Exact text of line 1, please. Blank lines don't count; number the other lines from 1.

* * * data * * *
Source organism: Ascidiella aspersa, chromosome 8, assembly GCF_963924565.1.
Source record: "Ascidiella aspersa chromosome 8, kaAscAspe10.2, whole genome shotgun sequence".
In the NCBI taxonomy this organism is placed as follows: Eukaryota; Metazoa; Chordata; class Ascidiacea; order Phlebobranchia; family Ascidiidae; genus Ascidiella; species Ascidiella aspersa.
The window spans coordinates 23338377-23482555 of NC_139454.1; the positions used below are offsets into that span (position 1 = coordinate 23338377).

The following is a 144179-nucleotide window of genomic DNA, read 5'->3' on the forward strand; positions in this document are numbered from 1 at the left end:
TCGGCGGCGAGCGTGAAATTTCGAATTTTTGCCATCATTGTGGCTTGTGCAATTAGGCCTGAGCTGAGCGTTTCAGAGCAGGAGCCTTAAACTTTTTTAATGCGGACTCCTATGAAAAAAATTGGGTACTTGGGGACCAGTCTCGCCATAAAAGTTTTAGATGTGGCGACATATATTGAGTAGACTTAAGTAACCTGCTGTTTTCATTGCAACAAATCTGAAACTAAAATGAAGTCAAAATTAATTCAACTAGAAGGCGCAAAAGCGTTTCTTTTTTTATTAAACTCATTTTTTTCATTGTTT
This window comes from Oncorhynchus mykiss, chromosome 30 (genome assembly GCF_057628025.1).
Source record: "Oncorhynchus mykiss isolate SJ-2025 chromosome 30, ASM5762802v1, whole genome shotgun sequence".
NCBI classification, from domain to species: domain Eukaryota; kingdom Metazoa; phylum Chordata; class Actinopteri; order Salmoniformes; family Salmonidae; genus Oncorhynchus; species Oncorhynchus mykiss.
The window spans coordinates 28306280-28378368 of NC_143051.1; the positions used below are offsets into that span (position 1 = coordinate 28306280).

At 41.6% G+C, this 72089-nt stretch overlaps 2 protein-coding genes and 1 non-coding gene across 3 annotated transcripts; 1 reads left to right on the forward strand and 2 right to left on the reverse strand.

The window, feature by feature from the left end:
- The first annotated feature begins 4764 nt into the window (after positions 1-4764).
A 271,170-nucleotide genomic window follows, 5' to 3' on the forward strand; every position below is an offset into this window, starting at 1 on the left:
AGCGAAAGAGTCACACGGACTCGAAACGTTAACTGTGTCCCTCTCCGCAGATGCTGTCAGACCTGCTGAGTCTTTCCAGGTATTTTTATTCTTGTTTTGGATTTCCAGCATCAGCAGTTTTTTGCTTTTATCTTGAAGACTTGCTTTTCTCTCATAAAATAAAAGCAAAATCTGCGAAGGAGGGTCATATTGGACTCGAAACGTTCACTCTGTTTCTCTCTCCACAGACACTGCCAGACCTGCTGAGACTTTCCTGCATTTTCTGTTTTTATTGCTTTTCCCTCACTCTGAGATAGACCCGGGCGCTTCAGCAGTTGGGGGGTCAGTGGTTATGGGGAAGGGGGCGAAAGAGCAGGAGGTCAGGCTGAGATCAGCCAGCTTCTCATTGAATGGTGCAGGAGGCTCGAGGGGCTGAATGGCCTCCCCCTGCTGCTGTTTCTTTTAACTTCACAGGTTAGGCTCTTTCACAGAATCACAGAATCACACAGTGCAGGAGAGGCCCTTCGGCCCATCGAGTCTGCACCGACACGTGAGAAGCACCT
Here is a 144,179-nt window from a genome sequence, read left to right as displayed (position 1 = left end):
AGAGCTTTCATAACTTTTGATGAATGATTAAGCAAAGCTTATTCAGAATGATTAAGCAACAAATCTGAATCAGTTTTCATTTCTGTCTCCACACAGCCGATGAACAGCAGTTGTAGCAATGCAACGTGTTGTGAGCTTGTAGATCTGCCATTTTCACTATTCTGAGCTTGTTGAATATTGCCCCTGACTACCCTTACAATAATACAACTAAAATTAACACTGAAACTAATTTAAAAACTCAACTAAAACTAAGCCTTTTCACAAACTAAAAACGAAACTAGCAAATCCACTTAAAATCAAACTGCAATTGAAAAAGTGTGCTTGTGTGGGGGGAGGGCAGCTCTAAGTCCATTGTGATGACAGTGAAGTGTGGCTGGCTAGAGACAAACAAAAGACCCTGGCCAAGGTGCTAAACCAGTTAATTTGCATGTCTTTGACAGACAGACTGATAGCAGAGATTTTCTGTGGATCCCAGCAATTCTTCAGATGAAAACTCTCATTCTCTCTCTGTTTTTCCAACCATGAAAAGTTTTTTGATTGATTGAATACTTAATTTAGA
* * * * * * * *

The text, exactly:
Source organism: Ascidiella aspersa, chromosome 8, assembly GCF_963924565.1.